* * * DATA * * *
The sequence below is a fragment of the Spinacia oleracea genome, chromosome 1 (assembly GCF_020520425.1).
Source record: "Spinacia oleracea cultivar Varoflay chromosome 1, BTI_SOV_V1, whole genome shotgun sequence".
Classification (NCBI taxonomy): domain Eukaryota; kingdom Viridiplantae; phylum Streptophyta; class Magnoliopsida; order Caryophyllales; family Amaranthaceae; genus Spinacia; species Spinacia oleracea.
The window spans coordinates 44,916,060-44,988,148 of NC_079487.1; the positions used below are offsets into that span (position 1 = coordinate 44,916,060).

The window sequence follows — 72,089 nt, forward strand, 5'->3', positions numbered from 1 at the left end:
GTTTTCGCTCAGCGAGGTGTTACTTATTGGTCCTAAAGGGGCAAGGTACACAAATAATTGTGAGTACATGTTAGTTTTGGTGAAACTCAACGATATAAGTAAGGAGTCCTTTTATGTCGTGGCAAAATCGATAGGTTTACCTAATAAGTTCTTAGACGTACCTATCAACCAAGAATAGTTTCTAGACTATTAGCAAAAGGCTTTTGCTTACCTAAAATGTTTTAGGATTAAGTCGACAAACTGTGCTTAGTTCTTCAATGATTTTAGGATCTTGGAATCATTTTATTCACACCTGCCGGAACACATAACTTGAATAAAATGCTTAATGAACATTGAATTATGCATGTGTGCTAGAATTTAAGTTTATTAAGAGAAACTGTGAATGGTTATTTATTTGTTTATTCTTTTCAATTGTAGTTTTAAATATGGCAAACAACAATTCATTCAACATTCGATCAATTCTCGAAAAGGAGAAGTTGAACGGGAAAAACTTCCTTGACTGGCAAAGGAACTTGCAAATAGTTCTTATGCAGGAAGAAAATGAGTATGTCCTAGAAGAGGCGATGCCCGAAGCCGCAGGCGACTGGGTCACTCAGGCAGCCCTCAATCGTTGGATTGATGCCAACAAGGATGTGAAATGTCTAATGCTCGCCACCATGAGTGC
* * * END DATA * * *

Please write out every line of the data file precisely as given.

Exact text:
The sequence below is a fragment of the Spinacia oleracea genome, chromosome 1 (assembly GCF_020520425.1).
Source record: "Spinacia oleracea cultivar Varoflay chromosome 1, BTI_SOV_V1, whole genome shotgun sequence".
Classification (NCBI taxonomy): domain Eukaryota; kingdom Viridiplantae; phylum Streptophyta; class Magnoliopsida; order Caryophyllales; family Amaranthaceae; genus Spinacia; species Spinacia oleracea.
The window spans coordinates 44,916,060-44,988,148 of NC_079487.1; the positions used below are offsets into that span (position 1 = coordinate 44,916,060).

The window sequence follows — 72,089 nt, forward strand, 5'->3', positions numbered from 1 at the left end:
GTTTTCGCTCAGCGAGGTGTTACTTATTGGTCCTAAAGGGGCAAGGTACACAAATAATTGTGAGTACATGTTAGTTTTGGTGAAACTCAACGATATAAGTAAGGAGTCCTTTTATGTCGTGGCAAAATCGATAGGTTTACCTAATAAGTTCTTAGACGTACCTATCAACCAAGAATAGTTTCTAGACTATTAGCAAAAGGCTTTTGCTTACCTAAAATGTTTTAGGATTAAGTCGACAAACTGTGCTTAGTTCTTCAATGATTTTAGGATCTTGGAATCATTTTATTCACACCTGCCGGAACACATAACTTGAATAAAATGCTTAATGAACATTGAATTATGCATGTGTGCTAGAATTTAAGTTTATTAAGAGAAACTGTGAATGGTTATTTATTTGTTTATTCTTTTCAATTGTAGTTTTAAATATGGCAAACAACAATTCATTCAACATTCGATCAATTCTCGAAAAGGAGAAGTTGAACGGGAAAAACTTCCTTGACTGGCAAAGGAACTTGCAAATAGTTCTTATGCAGGAAGAAAATGAGTATGTCCTAGAAGAGGCGATGCCCGAAGCCGCAGGCGACTGGGTCACTCAGGCAGCCCTCAATCGTTGGATTGATGCCAACAAGGATGTGAAATGTCTAATGCTCGCCACCATGAGTGC